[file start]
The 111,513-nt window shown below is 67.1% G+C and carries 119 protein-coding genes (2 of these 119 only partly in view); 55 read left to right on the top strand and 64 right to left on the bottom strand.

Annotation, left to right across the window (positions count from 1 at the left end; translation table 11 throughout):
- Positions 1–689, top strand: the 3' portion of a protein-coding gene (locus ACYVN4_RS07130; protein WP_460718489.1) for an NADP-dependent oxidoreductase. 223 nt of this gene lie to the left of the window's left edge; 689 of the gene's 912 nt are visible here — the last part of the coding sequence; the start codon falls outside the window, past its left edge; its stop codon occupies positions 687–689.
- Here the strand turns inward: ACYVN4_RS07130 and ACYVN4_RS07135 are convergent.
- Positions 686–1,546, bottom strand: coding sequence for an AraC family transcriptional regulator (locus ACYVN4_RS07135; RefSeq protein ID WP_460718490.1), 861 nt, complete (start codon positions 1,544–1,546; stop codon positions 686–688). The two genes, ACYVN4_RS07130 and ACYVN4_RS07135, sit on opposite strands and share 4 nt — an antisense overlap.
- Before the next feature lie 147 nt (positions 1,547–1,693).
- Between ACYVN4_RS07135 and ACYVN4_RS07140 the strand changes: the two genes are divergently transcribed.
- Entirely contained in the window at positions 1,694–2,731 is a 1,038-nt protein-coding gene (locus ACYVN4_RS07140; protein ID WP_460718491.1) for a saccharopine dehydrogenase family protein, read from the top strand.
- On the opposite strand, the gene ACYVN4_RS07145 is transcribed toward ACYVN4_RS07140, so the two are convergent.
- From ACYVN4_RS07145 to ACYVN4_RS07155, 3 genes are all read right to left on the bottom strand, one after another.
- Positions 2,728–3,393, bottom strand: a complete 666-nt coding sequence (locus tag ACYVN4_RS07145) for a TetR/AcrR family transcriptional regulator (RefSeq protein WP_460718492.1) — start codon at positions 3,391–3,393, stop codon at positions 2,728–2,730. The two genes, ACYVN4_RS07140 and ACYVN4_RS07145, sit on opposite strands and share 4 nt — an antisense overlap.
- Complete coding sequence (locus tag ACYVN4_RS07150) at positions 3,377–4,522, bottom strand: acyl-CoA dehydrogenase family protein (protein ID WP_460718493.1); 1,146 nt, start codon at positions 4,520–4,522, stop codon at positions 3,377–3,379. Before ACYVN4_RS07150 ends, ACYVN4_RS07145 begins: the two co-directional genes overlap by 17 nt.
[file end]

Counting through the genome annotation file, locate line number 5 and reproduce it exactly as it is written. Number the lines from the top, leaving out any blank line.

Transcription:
- Positions 686–1,546, bottom strand: coding sequence for an AraC family transcriptional regulator (locus ACYVN4_RS07135; RefSeq protein ID WP_460718490.1), 861 nt, complete (start codon positions 1,544–1,546; stop codon positions 686–688). The two genes, ACYVN4_RS07130 and ACYVN4_RS07135, sit on opposite strands and share 4 nt — an antisense overlap.